How does one interpret the above chart? Did the stock market crash first in 2000 and then again in 2008 because the government failed to prop up aggregate demand, as the Keynesians claim? Or are the Austrians right? Were the prior run-ups in the stock market really just artificial bubbles, which eventually had to pop?

Thus we see the crucial importance of understanding sound economic theory. If you agree with Mises and Hayek that injecting trillions of dollars of new money into the credit system doesn’t create genuine prosperity, then you should be extremely wary of the fate of the stock market over the short- and medium-term horizon. As Figure 2 suggests, if indeed we are in the midst of an asset bubble, then the stock market has a lot of room to crash hard.

From National Private Client Group
Part 1: Key Takeaways

  • Market interest rates serve a definite social function – they are a form of communication to people and often signal the scarcity (or strength) of savings within the economy.
  • Banks cannot create money out of thin air through the accounting practice of ‘fractional reserve banking’ without the equivalent amount of savings to balance what has been created. Credit expansion, such as this, is an illusion and only appears to create prosperity. It is not sustainable.
  • All artificially created booms must end in a crash. While the current boom may be propped up by injections of ‘new money’ – it is not sustainable. This does not create genuine prosperity, only the illusion of prosperity.
  • While the successive rounds of Quantitative Easing appear to have shored up the economy because the Federal Reserve is buying assets to drive the US stock market upward. The question is whether this is a smart move since the foundation under these actions does not rest on true increases in savings and productivity, but on the injection of ‘new money’ into an already unstable economic system.

NPCG Bottomline: The market is being artificially manipulated and you may not be able to trust the signals which the market interest rates are giving.

Please mark your calendar for April 17, 2015 when we will once again present Your Financial Destiny 2015. Dr Robert Murphy will be one of our speakers and you can learn from him firsthand how to read the signals which the market is communicating and the types of actions you can take to protect yourself. If you would like to receive Early Bird information and pre-register for the day-long seminar, please email me at YFD2015.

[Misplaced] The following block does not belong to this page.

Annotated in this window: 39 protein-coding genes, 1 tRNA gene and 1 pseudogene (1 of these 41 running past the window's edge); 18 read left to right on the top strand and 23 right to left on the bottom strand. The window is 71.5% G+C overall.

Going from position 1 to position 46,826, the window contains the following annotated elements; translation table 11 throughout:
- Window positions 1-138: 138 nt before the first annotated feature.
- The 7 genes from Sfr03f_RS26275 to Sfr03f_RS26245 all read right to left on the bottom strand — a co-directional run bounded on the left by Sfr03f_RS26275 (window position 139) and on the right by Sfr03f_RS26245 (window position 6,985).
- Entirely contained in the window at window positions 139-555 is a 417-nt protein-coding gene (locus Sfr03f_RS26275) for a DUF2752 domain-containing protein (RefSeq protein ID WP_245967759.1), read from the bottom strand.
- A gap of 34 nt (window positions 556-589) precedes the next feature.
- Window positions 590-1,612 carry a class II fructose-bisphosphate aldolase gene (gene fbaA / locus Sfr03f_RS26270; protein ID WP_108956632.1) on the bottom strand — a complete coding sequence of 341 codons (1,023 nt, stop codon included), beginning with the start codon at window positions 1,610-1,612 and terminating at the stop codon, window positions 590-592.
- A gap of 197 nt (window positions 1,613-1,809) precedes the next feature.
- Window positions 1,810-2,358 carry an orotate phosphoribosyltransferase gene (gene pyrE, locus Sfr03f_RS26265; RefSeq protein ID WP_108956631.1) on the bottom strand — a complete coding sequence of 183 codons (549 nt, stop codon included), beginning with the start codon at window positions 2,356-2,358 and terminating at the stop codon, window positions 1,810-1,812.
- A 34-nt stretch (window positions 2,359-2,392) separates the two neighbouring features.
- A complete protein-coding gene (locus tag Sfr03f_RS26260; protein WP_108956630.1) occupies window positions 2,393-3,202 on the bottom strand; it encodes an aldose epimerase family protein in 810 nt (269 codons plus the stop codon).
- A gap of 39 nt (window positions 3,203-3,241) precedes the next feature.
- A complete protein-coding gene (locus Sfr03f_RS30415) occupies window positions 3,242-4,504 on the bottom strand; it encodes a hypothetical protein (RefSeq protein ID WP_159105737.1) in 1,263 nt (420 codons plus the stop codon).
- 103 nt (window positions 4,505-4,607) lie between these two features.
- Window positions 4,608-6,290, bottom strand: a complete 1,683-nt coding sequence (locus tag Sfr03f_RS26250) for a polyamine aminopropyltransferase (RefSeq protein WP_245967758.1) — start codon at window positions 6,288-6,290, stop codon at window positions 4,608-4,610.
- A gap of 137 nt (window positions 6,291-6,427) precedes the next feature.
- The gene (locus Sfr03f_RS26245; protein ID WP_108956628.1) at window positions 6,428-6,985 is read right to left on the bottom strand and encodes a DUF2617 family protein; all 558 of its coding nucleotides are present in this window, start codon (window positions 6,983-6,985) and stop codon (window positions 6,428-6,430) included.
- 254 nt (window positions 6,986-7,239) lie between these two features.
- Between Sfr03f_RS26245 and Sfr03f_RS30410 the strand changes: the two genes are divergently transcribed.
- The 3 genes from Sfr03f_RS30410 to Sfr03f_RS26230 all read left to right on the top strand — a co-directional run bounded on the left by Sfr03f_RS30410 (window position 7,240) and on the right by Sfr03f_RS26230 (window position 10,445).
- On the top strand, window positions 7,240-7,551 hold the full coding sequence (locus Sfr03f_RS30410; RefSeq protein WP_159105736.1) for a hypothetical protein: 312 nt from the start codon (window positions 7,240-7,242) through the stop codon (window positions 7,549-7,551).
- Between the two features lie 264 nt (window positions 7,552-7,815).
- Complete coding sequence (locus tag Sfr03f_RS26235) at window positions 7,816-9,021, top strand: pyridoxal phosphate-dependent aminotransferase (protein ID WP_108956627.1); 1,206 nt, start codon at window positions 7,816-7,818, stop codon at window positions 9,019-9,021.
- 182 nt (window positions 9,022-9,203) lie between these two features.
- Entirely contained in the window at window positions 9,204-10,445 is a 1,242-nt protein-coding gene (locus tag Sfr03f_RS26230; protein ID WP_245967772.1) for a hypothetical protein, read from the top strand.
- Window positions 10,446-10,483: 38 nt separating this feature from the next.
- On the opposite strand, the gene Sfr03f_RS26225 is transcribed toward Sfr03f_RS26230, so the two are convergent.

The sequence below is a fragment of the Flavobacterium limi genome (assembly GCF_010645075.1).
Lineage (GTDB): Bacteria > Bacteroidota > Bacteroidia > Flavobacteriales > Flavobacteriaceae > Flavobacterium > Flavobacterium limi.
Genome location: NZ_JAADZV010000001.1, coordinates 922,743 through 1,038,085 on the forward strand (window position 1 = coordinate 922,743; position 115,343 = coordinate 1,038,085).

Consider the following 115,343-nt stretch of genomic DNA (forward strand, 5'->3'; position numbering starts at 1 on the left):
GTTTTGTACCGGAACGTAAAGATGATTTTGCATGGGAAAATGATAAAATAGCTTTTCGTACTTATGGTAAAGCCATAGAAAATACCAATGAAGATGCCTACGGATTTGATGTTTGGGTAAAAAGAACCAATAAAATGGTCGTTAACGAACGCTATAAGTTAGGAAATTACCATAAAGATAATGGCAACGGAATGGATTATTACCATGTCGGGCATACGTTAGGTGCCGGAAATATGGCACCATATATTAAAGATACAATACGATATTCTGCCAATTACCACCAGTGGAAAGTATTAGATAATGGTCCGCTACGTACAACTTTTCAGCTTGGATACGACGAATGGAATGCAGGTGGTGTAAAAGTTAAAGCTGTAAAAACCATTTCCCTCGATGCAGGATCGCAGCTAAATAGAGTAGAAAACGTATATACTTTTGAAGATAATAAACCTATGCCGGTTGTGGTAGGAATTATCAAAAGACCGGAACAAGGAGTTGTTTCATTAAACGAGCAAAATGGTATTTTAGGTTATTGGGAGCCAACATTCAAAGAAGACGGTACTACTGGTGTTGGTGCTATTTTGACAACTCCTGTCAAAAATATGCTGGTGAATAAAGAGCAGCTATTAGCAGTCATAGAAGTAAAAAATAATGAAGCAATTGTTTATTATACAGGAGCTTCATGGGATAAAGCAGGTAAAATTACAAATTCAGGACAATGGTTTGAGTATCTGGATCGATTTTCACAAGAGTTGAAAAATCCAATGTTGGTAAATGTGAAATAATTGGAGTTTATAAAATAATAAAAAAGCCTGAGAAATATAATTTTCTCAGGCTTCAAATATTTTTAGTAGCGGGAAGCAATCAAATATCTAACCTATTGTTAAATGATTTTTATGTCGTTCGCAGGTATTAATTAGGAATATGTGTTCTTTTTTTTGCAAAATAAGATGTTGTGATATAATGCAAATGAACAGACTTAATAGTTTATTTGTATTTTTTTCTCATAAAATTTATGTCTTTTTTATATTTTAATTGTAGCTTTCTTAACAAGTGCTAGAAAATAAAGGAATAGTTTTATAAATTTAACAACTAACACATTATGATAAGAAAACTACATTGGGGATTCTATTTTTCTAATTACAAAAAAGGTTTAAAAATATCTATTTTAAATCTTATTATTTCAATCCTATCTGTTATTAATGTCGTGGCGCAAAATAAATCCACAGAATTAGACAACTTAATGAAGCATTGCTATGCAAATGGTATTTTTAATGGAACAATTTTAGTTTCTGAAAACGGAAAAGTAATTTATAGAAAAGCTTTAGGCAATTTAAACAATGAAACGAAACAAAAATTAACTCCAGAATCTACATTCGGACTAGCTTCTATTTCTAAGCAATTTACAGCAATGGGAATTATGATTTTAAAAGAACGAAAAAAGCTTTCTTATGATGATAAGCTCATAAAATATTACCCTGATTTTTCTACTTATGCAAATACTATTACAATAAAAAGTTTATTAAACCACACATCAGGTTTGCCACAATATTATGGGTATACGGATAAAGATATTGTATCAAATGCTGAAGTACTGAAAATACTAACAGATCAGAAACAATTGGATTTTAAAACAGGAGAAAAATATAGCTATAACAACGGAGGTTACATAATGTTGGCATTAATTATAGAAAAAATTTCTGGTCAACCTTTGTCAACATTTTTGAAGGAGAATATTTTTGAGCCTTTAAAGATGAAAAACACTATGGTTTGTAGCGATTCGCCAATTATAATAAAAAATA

Dr. Robert Murphy Disclaimers

Every individual is unique. No one knows the future with certainty. I am not in this article providing direct financial advice. Before taking any action, each reader should consult with qualified and properly licensed professionals, especially to consider the tax ramifications of any decisions.

 Let me remind the financial professionals who read the LMR: If you do not have a securities license, then FINRA will not take kindly to you urging clients to sell equity holdings (perhaps to fund the acquisition of a new life insurance policy). It is important that your clients come to you, already knowing what they want to do, without you “finding the money” for them.

The Coming Crash(es), Life Insurance, and Gold

References, Part 1

1. Mises discusses the “crack-up boom” on pages 424-425 of the Scholar’s Edition of Human Action.

2. For the coverage of Bullard’s remarks, see: markets-2014-10-16.

Building Wealth, Knowledge is Power

About the author

Julie Ann Hepburn, is a Private Banking Expert and Financial Coach. She is the founder and principal of National Private Client Group, LLC , a Chicago based financial consulting group. Ms. Hepburn is a licensed finance professional, and serves as an agent and consultant for several major mutual insurance carriers. For full bio, please see: